First steps in photography

We all have to start somewhere. For me, my first camera was a little red plastic thing, that took square photos. I took it on outings to Battersea Park and Crystal Palace, and took lots of blurry photos of pigeons and concrete dinosaurs. My mum diligently took them to Boots to be developed and printed, and then I was hooked.

When I got to college (Camberwell in South London, an old crumbling building, with spiral iron staircases and old brick archways, always cold, great cafe over the road) to explore a foundation course in Illustration, I also took a short course in photography and darkroom developing. I wish I’d changed my focus there and then, as I didn’t get much out of the Illustration course, but I caught the photography bug again. Armed with my £30 eBay purchase of a Praktica MTL5 and some cheap black and white film, I was ready to go.

Praktica MTL 5

This East German tank of a camera is a staple for new shooters – easy controls, chunky build and no bells or whistles to confuse you. The meter needle is clear and easy to understand, it’s fully manual (ideal for learning the basics). The only “features” are a depth-of-field preview and a little indicator in the viewfinder to tell you if you’ve not wound your film on. The lenses are screw-fit M42, cheap and plentiful. I’m pretty sure that after the imminent apocalypse, Praktica MTL5 cameras will survive, along with cockroaches.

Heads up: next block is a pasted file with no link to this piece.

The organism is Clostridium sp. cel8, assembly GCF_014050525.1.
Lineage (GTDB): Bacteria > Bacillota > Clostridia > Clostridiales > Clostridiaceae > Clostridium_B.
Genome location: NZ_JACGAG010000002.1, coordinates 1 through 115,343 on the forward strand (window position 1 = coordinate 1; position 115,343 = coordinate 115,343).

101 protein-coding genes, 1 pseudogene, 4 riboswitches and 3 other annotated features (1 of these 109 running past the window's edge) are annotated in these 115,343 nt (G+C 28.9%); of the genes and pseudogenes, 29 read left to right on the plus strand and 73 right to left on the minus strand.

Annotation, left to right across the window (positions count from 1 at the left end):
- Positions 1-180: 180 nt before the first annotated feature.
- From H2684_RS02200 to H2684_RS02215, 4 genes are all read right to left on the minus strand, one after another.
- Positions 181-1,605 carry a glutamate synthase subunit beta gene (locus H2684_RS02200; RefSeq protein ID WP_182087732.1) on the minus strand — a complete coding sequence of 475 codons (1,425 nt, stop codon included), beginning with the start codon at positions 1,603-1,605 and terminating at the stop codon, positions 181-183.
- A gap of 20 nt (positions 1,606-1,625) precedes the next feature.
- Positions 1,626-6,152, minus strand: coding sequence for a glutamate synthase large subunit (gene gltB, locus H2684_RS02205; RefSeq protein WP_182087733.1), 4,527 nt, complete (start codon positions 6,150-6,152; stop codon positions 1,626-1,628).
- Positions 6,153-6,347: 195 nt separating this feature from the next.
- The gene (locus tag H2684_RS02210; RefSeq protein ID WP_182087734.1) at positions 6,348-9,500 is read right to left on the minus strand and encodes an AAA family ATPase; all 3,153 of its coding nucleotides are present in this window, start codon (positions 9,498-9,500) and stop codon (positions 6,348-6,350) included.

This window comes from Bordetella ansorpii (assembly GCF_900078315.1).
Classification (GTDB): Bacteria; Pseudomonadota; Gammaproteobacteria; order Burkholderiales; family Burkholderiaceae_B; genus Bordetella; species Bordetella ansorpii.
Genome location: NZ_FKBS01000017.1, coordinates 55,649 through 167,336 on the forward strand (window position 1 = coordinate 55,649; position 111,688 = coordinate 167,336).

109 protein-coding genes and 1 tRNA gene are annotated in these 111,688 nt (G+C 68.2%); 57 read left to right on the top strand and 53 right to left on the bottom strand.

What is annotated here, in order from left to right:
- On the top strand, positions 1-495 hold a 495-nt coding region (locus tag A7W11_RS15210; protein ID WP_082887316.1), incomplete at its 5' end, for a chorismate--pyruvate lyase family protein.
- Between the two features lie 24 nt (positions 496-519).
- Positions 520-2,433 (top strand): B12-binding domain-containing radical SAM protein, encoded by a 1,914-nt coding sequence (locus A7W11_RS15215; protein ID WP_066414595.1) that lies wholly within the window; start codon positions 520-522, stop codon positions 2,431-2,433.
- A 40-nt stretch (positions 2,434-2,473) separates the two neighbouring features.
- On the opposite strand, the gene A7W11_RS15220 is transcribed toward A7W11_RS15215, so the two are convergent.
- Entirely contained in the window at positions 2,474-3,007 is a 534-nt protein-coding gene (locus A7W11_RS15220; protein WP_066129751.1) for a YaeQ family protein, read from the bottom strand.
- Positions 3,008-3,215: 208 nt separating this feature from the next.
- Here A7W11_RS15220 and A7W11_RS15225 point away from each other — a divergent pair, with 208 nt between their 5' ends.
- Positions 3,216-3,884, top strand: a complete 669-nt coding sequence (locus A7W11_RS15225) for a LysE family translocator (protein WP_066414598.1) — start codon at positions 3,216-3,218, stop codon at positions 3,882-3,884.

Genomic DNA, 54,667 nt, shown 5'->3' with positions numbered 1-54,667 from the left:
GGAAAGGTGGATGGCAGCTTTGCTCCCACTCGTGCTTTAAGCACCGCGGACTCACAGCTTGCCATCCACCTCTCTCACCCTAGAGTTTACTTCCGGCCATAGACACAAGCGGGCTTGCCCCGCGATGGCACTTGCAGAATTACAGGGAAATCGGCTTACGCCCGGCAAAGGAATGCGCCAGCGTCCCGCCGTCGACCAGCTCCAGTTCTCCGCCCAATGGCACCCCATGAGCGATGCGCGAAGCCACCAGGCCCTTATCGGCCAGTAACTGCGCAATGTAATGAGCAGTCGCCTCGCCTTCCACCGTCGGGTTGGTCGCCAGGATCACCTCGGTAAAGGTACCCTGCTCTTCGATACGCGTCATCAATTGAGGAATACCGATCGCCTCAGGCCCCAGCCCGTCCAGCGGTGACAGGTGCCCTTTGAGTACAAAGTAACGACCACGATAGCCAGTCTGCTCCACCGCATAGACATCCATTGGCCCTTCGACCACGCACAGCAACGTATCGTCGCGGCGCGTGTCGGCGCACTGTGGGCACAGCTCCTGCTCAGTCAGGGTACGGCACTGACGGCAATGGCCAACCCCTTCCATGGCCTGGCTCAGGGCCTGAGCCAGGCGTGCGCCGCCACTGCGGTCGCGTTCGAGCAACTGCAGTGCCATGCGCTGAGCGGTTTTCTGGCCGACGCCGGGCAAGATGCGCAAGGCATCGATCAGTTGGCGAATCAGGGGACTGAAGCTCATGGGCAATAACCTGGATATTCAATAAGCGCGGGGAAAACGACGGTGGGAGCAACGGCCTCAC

The photos I took with mine were mostly quite pedestrian, but the seeds were set for future experimentation for me. These black and white shots were along the theme “shapes” and were the first I developed and printed myself.

Printing was what got me hooked on photography at first – experimenting with timing, focusing the image on the paper, the magic of it all appearing at the end. It’s a shame I’ve not had the chance to print anything since.

I carried on taking photos along themes I’d chosen, through the rest of my college year – a little plastic goldfish provided some focus and turned up in the rest of my shots.

Next year I’m going to carry on setting myself themes for shooting – it focuses the mind and brings a sense of continuity to projects. I’m also going to stop chasing perfection in images – framing, feel and atmosphere have shown time and time again, to be more important. Leave image perfection to the digital lot.

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